Reed, D. E., J. M. Poe, M. Abraha, K. M. Dahlin, and J. Chen. 2021. Modeled surface-atmosphere fluxes from paired sites in the Upper Great Lakes Region using neural networks. Journal of Geophysical Research Biogeosciences 126:e2021JG006363.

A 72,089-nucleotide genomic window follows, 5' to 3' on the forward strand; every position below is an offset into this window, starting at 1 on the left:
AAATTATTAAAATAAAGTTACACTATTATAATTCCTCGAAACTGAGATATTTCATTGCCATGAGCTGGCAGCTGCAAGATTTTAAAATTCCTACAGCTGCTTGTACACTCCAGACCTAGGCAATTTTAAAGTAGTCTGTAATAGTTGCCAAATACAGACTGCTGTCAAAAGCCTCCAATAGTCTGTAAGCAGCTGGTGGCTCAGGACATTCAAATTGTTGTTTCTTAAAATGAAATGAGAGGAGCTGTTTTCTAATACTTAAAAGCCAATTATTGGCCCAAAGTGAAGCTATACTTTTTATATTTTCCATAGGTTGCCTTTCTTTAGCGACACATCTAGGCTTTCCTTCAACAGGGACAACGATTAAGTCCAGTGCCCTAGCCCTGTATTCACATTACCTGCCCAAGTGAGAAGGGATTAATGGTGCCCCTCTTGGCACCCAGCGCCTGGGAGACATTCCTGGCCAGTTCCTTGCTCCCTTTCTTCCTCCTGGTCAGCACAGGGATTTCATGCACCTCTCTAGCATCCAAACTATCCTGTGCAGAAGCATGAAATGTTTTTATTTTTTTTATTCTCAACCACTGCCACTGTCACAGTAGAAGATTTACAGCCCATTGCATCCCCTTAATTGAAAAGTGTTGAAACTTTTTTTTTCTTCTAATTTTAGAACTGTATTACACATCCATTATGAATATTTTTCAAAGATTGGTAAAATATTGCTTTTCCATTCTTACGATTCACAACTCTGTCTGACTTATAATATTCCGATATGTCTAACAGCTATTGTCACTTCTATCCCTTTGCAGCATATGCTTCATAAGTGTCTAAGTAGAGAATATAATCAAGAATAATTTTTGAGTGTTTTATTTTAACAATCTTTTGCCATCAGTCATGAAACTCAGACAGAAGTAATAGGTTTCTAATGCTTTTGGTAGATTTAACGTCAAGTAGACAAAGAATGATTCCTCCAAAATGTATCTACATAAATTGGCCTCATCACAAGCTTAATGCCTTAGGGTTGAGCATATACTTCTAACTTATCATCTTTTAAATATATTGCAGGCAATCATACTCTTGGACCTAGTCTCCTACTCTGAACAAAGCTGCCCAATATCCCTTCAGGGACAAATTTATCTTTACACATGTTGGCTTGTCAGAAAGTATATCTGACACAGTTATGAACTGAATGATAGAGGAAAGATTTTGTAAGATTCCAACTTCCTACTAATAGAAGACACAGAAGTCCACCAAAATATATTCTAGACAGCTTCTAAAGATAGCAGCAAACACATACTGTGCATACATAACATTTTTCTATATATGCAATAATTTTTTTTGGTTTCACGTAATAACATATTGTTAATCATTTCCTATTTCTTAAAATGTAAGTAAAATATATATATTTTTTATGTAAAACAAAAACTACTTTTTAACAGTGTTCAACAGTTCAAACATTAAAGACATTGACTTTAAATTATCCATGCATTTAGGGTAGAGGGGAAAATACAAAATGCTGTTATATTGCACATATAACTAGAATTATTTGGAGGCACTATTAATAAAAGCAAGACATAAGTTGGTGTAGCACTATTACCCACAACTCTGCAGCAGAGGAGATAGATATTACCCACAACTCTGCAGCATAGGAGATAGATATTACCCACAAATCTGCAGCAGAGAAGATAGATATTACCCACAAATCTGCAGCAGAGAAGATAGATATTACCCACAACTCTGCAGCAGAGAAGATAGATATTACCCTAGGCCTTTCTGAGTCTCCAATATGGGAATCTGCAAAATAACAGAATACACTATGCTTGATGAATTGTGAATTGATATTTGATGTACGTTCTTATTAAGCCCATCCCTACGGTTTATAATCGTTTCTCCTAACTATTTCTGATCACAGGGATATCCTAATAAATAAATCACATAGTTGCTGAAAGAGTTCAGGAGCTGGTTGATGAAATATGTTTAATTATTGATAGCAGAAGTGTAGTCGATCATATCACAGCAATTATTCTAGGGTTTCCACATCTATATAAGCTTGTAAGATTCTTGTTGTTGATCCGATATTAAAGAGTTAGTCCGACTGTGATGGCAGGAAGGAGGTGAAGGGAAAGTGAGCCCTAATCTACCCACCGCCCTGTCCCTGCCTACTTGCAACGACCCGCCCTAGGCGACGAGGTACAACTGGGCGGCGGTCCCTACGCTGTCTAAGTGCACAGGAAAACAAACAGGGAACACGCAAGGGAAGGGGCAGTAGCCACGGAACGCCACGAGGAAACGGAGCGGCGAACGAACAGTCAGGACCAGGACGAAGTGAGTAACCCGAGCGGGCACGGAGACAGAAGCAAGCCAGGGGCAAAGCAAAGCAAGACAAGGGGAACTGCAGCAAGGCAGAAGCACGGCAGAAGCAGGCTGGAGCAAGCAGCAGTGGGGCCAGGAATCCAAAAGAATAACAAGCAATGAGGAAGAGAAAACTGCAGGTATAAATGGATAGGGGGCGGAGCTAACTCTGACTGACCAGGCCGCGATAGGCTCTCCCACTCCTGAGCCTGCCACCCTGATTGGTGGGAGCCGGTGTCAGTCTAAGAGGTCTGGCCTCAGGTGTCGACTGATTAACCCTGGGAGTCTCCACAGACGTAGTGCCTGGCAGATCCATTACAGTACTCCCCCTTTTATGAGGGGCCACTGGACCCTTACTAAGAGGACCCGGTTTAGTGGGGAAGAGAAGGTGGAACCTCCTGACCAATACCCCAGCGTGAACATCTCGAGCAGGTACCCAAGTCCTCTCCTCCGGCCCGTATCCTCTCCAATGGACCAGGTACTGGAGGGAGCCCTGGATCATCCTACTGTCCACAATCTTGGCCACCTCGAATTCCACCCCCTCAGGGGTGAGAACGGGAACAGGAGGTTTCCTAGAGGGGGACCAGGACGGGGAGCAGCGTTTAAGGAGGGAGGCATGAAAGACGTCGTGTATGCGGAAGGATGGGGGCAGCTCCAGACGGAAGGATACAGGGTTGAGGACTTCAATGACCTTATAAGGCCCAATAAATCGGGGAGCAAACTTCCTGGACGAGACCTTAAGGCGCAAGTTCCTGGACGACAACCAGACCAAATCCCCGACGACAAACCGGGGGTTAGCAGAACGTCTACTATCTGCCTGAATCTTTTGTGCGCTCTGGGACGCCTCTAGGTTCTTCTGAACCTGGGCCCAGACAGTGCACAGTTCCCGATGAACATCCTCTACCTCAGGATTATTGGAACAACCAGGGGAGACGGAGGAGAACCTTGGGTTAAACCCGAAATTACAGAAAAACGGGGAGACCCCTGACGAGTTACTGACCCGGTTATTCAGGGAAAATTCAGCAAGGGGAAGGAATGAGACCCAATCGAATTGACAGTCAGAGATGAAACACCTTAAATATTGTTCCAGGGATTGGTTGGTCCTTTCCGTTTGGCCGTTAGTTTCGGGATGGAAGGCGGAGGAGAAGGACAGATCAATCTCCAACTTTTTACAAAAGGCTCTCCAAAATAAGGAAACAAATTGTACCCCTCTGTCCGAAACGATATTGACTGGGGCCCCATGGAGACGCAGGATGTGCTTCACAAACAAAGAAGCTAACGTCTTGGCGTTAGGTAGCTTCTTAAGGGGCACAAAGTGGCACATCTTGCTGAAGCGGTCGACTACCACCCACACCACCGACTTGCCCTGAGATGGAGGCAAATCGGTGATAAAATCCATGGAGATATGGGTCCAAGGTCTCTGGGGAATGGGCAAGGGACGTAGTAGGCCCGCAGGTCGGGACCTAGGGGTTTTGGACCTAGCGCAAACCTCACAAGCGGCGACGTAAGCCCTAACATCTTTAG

The eddy covariance (EC) method is one of the most widely used approaches to quantify surface-atmosphere fluxes. However, scaling up from a single EC tower to the landscape remains an open challenge. To address this, we used 63 site years of data to examine simulated annual and growing season sums of carbon fluxes from three paired land-cover type sites of corn, restored-prairie, and switchgrass ecosystems. This was also done across the landscape by modeling fluxes using different land-cover type input data. An artificial neural network (ANN) approach was used to model net ecosystem exchange (NEE), ecosystem respiration (Reco), and gross primary production (GPP) at one paired site using environmental observations from the second site only. With a mean spatial separation of 11 km between paired sites, we were able to model annual sums of NEE, Reco, and GPP with uncertainties of 20%, 22%, and 8%, respectively, relative to observation sums. When considering the growing season only, model uncertainties were 17%, 22%, and 9%, respectively for the three flux terms. We also show that ANN models can estimate sums of Reco and GPP fluxes without needing the constraint of similar land-cover-type, with annual uncertainties of 12% and 10%. These results provide new insights to scaling up observations from one EC site beyond the footprint of the EC tower to multiple land-cover types across the landscape.
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